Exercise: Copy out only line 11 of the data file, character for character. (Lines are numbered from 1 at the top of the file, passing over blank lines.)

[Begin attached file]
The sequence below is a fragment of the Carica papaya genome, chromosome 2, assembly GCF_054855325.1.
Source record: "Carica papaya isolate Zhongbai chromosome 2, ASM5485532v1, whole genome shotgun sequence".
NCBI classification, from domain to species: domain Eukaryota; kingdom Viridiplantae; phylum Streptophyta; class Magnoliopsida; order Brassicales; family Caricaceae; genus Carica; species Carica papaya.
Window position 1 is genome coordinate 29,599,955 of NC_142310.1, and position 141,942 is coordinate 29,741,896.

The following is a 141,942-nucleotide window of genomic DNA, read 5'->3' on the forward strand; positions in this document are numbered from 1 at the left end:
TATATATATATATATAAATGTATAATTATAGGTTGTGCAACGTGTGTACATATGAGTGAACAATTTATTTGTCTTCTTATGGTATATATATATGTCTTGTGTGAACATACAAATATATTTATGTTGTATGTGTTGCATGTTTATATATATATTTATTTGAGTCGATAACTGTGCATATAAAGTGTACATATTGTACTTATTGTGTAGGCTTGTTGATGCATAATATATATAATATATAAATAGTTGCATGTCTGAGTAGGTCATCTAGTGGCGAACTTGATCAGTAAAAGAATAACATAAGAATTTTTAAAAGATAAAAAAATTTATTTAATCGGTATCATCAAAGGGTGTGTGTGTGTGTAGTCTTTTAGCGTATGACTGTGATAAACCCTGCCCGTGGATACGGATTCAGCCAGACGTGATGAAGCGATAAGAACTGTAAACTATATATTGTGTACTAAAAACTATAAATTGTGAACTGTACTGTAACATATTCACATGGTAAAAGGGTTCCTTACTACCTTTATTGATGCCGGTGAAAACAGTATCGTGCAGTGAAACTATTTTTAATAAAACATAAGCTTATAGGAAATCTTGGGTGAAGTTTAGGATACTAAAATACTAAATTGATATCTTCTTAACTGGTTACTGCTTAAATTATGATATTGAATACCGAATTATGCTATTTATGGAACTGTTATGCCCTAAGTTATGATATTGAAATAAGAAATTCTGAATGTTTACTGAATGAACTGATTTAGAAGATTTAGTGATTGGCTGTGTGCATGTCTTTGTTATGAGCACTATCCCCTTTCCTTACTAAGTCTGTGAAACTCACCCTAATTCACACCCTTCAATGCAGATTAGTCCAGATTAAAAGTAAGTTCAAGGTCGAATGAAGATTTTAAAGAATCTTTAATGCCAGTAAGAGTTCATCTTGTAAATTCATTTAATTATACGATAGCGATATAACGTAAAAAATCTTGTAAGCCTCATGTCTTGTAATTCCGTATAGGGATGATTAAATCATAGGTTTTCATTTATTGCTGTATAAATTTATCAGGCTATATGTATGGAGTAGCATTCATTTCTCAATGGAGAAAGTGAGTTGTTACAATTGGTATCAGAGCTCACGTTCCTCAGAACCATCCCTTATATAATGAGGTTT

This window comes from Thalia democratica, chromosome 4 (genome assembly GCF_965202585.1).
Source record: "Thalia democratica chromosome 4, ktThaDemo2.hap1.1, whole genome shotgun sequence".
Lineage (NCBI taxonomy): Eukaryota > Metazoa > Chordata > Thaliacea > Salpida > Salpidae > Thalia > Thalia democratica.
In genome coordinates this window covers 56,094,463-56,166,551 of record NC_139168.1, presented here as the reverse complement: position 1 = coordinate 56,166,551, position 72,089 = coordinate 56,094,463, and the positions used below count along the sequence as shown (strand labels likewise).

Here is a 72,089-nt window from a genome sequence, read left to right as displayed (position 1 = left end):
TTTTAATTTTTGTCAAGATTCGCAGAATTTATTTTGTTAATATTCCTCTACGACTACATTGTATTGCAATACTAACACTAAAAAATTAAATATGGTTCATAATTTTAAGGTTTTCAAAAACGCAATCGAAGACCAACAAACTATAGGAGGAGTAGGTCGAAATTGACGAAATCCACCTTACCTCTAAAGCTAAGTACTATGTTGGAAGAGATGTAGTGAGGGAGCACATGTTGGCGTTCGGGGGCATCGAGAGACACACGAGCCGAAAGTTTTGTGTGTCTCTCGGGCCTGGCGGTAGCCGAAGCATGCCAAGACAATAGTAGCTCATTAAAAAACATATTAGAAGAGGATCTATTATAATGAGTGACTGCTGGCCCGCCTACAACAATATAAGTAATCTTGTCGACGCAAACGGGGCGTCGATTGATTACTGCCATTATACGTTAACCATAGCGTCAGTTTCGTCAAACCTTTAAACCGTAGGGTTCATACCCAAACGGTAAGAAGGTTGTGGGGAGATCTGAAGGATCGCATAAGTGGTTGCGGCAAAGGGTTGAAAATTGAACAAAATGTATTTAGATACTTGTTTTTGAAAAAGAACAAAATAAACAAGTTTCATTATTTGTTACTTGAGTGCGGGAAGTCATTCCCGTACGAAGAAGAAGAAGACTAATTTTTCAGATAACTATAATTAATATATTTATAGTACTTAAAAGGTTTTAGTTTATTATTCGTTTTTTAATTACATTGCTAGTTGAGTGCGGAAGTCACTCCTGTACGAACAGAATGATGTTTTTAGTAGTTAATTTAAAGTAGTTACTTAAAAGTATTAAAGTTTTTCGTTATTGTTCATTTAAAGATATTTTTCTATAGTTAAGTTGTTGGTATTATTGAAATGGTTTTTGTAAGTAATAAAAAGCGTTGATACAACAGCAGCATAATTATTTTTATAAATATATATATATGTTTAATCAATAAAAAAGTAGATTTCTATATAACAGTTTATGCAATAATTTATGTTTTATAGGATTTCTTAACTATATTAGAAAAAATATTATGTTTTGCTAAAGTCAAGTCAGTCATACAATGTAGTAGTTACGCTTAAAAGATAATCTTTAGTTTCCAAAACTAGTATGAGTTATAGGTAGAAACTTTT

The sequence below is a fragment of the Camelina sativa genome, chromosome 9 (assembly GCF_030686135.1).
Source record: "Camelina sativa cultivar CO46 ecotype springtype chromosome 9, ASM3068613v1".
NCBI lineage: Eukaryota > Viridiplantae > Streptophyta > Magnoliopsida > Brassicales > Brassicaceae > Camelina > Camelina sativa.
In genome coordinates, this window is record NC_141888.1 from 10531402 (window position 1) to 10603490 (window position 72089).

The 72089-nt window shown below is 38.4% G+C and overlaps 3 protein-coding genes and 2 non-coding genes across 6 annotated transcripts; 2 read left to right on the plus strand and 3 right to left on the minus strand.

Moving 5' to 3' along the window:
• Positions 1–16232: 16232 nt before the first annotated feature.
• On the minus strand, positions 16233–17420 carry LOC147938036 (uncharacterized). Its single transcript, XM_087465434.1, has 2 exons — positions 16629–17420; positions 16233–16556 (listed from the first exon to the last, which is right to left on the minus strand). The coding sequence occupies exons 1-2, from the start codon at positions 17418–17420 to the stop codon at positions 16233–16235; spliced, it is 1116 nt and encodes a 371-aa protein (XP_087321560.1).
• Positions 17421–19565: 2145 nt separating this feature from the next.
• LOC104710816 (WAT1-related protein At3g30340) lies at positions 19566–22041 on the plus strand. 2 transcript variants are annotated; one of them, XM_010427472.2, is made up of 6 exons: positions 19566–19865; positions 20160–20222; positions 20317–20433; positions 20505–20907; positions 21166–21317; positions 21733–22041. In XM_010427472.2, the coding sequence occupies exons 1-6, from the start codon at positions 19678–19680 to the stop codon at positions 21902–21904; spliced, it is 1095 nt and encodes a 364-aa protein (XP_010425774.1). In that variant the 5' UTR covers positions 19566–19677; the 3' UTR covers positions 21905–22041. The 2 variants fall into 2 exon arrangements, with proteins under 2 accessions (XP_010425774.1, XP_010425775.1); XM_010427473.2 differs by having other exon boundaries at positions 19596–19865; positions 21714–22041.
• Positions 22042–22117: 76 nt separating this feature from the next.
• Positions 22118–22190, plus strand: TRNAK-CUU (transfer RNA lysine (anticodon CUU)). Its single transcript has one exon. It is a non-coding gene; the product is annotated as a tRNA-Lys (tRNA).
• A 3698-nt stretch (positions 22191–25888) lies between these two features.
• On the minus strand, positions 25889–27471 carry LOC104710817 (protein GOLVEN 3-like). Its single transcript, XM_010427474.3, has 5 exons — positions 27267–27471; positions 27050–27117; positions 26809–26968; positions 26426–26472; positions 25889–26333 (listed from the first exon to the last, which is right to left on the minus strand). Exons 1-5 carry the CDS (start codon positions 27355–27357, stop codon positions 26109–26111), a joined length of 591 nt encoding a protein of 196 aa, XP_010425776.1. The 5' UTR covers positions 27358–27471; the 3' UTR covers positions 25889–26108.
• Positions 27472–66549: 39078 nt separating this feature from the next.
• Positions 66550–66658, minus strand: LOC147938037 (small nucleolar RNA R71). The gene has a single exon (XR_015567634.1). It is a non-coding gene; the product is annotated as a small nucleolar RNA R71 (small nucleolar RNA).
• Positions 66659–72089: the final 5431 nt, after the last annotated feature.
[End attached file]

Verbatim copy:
Here is a 72,089-nt window from a genome sequence, read left to right as displayed (position 1 = left end):